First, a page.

The primary purpose of a home inspection is to identify any potential issues with a property that might affect the price you pay for it or, in some cases, whether you purchase it at all. A comprehensive single-family home inspection is your opportunity to learn about the hidden elements before you commit to buying.
The dedicated and knowledgeable team at Top Local Home Inspectors will provide a comprehensive analysis and inspect the structural components of your single-family property, which includes: a foundation inspection, basement inspection, as well as floor, wall, and ceiling structure assessment.
Regardless of the property’s age, a thorough inspection of the existing roof––including any skylights or chimney structures––is essential.
All electrical elements of the property will be assessed for safety, including any external components like GFCI-protected outlets and automatic garage door openers.
A thorough drainage inspection will be completed, including toilet and septic systems (if possible), not to mention dishwashers and garbage disposal devices.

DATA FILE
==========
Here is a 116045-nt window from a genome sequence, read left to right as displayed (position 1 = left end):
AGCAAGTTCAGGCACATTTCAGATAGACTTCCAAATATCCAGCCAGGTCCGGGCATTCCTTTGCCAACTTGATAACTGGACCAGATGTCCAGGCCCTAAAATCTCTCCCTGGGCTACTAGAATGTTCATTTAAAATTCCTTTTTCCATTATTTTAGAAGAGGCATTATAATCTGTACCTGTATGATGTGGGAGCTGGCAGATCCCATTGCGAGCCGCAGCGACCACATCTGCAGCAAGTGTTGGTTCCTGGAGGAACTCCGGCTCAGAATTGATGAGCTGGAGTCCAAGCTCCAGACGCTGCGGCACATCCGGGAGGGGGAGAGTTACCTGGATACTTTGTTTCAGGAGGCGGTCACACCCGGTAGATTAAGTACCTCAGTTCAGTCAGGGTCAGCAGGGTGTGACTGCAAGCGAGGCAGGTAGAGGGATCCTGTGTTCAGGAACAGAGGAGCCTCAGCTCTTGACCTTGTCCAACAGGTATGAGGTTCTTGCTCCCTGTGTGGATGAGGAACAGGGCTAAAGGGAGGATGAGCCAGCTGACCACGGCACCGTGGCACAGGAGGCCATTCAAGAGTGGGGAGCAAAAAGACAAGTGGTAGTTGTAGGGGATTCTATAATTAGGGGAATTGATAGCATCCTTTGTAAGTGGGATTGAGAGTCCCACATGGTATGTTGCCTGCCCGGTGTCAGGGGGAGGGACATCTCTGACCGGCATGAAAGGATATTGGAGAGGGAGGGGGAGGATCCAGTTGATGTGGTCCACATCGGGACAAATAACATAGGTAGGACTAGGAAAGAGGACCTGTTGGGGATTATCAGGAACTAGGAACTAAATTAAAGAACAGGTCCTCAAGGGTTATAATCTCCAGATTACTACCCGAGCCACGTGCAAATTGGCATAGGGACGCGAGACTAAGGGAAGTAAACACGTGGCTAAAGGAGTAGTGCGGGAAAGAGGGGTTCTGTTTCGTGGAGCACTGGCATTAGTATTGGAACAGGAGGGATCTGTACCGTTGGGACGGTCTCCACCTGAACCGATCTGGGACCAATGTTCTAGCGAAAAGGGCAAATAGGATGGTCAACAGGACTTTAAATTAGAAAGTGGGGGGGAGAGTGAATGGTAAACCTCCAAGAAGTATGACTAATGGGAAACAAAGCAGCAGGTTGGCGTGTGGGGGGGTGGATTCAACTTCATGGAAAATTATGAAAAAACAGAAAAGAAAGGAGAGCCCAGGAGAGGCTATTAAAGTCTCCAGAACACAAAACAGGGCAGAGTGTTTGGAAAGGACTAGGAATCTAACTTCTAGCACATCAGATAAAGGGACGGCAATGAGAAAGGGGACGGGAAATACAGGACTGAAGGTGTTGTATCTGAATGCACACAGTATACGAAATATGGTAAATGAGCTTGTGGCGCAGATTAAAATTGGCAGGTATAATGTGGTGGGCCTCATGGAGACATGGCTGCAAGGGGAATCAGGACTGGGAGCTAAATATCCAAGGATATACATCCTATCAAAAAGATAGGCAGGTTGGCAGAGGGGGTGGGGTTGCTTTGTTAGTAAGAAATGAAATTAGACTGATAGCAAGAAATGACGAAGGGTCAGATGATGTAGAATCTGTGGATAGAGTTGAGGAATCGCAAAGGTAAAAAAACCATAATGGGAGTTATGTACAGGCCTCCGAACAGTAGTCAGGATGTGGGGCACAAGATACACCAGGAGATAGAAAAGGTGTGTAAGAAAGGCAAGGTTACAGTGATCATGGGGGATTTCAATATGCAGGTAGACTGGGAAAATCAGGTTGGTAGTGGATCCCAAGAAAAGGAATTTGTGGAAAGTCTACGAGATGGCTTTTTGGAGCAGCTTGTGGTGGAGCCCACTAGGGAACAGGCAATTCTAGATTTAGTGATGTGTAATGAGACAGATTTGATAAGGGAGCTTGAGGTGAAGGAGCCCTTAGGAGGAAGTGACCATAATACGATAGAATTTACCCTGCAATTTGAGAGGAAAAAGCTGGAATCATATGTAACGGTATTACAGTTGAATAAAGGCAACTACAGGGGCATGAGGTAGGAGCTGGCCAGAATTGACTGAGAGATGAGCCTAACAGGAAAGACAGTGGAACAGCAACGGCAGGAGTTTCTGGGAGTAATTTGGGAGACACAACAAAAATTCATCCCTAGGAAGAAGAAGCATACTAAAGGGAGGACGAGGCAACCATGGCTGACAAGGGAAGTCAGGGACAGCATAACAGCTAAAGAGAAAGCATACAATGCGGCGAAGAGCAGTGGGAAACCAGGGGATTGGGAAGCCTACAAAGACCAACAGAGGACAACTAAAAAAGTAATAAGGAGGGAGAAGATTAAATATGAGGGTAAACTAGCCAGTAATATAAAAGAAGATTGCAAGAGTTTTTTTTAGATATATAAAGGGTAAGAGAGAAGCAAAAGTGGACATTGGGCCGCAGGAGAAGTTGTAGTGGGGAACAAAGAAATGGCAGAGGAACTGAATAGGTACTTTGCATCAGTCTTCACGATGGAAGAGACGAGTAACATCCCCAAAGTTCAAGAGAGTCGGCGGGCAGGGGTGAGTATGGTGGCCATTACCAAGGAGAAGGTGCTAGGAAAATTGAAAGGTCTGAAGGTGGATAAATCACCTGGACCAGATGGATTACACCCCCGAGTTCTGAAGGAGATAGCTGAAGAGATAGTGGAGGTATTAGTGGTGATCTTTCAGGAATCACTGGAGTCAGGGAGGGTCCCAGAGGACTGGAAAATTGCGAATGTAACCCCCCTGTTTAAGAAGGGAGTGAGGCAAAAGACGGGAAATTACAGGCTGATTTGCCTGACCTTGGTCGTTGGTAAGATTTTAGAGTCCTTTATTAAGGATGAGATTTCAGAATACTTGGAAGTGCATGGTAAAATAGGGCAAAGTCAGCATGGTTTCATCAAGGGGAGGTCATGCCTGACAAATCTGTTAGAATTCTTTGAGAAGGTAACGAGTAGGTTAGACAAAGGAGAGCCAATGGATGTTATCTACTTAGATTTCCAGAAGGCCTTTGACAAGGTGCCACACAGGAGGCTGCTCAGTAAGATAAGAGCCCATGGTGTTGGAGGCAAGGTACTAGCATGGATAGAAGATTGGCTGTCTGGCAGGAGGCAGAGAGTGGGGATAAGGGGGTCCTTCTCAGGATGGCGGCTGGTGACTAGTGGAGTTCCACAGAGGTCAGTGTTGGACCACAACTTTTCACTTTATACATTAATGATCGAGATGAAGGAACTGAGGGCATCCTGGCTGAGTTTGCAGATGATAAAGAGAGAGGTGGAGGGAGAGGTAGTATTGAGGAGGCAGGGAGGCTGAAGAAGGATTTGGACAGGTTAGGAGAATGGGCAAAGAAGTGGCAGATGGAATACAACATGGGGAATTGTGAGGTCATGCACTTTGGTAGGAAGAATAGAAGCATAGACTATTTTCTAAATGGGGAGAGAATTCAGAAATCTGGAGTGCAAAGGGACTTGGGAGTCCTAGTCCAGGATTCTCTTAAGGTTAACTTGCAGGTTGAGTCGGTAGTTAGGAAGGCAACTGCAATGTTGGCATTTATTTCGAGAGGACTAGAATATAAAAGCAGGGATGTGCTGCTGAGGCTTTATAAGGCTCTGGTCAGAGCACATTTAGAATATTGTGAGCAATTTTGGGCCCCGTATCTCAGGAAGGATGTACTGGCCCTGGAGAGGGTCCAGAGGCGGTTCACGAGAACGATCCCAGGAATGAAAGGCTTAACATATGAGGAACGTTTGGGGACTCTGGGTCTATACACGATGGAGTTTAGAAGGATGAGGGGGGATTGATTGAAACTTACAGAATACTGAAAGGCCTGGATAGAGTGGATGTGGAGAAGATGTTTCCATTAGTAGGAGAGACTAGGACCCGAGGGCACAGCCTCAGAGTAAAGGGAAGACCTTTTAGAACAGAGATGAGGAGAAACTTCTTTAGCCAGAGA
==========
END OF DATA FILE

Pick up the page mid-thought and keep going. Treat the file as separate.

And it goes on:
The soundness of all heating, air conditioning, and ventilation systems, including exhaust fans, heating and cooling equipment, air ducts and vents––regardless of age––will be assessed.
If the seller includes any appliances with the property, like refrigerators, ovens, microwaves, and washer/dryer machines, these items will also be inspected.
Whichever areas of your single-family home require inspection by law or by request can be performed by any one of our skilled inspectors. The safety of you and your family is our primary concern.
At Top Local Home Inspectors, we ensure the safety of your new or existing condominium property by providing a comprehensive assessment of various internal and external elements.
Unlike the inspection of a house, the building systems in a condominium development are mostly common elements––those shared with others in the building. These building systems include electrical, plumbing, and roofing, the maintenance and repairs covered by condo fees that everyone in the building pays. A condo inspection generally covers what’s within the legal boundary of your unit for safety and operational efficiency.